Asbury Park Press

Bid To Alter GEICO's Practices Fails In Senate

Asbury Park Press — Monday, March 5, 2007

BY TOM BALDWIN
GANNETT STATE BUREAU

TRENTON — Insurance companies will be allowed to continue using education and jobs as factors in setting rates in New Jersey, as a movement that equated those factors as proxies for race and sought to end them sputtered in a Senate committee today.

"We'll live to fight another day," said Sen. Nia Gill, D-Essex, sponsor of the
measure that failed to gather support in the Senate Commerce Committee, of which Gill is chairwoman.

Gill's was the lone yes vote. Her Democratic colleagues abstained, as did one
Republican, while the second Republican on the committee voted no.

"I am very proud to vote yes," said Gill.

Education and occuption are among the factors considered by some companies, most prominently GEICO, the state's third-largest insurer, and a report issued last week by Citizen Action asserted that the result is higher rates for minorities.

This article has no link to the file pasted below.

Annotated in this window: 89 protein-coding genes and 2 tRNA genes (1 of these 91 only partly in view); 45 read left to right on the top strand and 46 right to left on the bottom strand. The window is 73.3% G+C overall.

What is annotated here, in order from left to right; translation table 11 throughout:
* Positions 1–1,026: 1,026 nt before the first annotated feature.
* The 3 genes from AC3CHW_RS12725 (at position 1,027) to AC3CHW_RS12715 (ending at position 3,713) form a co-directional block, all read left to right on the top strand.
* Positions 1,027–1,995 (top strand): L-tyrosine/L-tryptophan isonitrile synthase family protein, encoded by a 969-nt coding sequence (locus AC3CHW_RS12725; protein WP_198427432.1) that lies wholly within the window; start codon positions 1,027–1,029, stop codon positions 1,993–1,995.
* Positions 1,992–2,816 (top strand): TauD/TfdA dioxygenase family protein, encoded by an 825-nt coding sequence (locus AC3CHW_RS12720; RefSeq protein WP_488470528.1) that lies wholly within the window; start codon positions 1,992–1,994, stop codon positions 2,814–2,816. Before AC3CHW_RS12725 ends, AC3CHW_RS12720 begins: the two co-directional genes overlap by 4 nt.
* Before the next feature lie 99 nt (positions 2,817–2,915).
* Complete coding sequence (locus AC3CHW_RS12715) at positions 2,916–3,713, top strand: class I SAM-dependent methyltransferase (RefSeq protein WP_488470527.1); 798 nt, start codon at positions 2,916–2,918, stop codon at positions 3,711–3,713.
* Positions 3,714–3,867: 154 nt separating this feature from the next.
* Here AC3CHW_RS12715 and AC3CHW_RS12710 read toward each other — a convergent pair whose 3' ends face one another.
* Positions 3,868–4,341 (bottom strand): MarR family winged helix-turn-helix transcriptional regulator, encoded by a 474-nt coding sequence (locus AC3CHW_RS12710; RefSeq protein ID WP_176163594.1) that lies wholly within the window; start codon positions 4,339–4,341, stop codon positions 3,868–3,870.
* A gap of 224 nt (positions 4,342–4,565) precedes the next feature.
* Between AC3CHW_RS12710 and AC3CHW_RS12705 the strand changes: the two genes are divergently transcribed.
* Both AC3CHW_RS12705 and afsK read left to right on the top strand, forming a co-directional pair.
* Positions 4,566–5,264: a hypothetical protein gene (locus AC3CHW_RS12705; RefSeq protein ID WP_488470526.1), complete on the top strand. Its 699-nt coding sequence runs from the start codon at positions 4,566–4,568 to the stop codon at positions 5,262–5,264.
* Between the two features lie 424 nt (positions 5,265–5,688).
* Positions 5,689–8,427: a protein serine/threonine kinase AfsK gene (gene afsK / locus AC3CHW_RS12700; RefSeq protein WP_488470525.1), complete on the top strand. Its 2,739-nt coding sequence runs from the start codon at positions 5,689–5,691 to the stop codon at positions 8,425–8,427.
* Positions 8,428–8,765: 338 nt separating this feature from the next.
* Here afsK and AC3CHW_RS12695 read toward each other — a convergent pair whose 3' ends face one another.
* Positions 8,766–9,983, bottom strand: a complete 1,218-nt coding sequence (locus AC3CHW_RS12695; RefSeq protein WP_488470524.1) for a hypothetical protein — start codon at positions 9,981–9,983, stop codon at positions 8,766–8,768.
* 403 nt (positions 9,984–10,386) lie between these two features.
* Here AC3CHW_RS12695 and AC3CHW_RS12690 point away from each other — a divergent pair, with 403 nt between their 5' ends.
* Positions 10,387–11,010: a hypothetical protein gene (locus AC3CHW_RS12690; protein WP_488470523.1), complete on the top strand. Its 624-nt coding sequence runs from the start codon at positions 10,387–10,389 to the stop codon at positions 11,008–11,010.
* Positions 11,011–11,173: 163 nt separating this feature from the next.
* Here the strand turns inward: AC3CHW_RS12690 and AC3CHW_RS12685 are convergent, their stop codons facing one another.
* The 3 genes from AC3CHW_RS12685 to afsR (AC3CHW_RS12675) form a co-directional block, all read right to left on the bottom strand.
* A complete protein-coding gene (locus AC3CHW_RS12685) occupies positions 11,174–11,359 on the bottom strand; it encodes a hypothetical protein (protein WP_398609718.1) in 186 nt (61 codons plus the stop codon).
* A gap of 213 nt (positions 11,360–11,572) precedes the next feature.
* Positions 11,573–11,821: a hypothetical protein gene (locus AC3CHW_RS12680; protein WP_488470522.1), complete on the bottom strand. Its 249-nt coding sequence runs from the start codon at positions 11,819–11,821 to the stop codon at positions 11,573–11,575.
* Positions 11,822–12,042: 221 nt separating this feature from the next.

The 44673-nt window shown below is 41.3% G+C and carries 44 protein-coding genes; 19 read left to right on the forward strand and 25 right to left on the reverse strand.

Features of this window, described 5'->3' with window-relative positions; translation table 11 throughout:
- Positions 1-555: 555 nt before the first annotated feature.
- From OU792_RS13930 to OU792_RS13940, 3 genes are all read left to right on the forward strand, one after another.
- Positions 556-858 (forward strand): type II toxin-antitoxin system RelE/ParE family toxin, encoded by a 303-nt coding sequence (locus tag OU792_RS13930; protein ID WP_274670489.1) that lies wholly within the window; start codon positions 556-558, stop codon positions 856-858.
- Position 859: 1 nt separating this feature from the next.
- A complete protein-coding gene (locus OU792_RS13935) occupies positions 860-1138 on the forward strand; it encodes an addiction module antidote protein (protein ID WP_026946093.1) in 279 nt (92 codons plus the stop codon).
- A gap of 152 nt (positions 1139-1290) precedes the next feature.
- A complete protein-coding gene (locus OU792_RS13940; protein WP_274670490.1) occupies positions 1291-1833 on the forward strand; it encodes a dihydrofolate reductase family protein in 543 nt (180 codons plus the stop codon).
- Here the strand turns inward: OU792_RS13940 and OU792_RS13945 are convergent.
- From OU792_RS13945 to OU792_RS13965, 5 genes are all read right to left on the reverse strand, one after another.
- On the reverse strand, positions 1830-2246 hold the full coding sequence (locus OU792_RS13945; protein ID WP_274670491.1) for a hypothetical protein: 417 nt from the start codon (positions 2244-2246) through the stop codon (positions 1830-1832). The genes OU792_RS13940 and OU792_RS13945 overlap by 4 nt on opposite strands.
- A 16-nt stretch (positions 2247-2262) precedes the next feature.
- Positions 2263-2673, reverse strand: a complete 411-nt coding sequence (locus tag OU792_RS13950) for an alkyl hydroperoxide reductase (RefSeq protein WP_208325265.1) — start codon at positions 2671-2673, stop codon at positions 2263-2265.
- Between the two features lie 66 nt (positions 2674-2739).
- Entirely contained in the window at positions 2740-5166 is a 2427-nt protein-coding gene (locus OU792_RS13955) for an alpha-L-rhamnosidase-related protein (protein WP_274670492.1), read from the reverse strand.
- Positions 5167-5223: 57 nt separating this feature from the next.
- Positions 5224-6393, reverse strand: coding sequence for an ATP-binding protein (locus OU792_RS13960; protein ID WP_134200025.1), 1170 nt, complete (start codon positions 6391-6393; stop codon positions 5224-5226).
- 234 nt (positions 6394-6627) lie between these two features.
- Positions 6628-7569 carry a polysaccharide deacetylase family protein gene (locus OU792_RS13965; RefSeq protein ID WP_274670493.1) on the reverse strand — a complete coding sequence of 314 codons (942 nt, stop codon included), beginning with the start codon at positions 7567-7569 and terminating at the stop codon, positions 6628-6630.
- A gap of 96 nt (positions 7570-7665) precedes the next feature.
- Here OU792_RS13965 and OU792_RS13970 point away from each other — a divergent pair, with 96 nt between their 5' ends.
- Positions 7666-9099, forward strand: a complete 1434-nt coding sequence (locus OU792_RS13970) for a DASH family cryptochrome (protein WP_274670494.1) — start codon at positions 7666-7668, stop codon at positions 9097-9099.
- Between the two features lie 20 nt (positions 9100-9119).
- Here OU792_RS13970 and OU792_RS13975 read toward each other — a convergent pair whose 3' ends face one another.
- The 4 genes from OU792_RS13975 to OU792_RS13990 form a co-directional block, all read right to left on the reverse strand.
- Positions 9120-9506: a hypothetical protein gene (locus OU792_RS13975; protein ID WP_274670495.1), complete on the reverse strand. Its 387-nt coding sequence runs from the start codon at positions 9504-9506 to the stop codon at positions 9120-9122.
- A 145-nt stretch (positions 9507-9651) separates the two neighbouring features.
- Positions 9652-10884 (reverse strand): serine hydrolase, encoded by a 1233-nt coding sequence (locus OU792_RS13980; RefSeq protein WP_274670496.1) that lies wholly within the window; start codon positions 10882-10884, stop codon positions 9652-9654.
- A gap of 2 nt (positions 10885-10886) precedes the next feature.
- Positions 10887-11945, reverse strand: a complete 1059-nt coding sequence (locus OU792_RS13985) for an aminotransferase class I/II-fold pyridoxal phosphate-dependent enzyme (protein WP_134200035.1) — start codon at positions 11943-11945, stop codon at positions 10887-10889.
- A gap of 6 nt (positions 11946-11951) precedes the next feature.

"This is totally false," said GEICO Legislative Counsel Hank Nayden, arguing that the insurer uses education levels and jobs to set rates, but does allow either to be
decisive among 18 other factors.

Nayden said 40 percent of GEICO's best-rate customers have what he called lower levels of education and less-than-high-paying jobs.

Over the decades, auto-insurance companies had fled from New Jersey, seeing it as overregulated to the point they could not make money here. But reforms giving insurers more freedom to operate have brought back many companies and intensified competition.

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